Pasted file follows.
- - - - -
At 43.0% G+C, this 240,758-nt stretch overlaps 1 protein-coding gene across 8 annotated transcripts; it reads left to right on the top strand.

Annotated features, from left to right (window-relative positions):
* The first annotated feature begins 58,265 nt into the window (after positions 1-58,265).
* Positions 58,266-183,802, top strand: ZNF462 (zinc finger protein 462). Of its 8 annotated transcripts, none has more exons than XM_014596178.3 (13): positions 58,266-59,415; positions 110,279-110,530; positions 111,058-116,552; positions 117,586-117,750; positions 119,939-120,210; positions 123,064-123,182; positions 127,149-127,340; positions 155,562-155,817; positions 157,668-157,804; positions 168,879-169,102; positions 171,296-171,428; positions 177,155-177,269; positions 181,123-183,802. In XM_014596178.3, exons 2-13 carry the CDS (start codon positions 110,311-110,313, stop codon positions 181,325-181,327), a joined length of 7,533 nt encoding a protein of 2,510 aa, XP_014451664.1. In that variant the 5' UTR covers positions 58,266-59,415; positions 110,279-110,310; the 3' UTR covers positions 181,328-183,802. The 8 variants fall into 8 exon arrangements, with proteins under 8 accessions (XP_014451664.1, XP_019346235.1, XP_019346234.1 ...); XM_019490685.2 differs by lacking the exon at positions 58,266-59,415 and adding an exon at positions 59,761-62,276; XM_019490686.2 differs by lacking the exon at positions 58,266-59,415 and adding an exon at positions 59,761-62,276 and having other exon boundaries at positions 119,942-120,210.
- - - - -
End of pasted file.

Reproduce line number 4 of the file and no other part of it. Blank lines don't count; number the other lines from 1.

* Positions 58,266-183,802, top strand: ZNF462 (zinc finger protein 462). Of its 8 annotated transcripts, none has more exons than XM_014596178.3 (13): positions 58,266-59,415; positions 110,279-110,530; positions 111,058-116,552; positions 117,586-117,750; positions 119,939-120,210; positions 123,064-123,182; positions 127,149-127,340; positions 155,562-155,817; positions 157,668-157,804; positions 168,879-169,102; positions 171,296-171,428; positions 177,155-177,269; positions 181,123-183,802. In XM_014596178.3, exons 2-13 carry the CDS (start codon positions 110,311-110,313, stop codon positions 181,325-181,327), a joined length of 7,533 nt encoding a protein of 2,510 aa, XP_014451664.1. In that variant the 5' UTR covers positions 58,266-59,415; positions 110,279-110,310; the 3' UTR covers positions 181,328-183,802. The 8 variants fall into 8 exon arrangements, with proteins under 8 accessions (XP_014451664.1, XP_019346235.1, XP_019346234.1 ...); XM_019490685.2 differs by lacking the exon at positions 58,266-59,415 and adding an exon at positions 59,761-62,276; XM_019490686.2 differs by lacking the exon at positions 58,266-59,415 and adding an exon at positions 59,761-62,276 and having other exon boundaries at positions 119,942-120,210.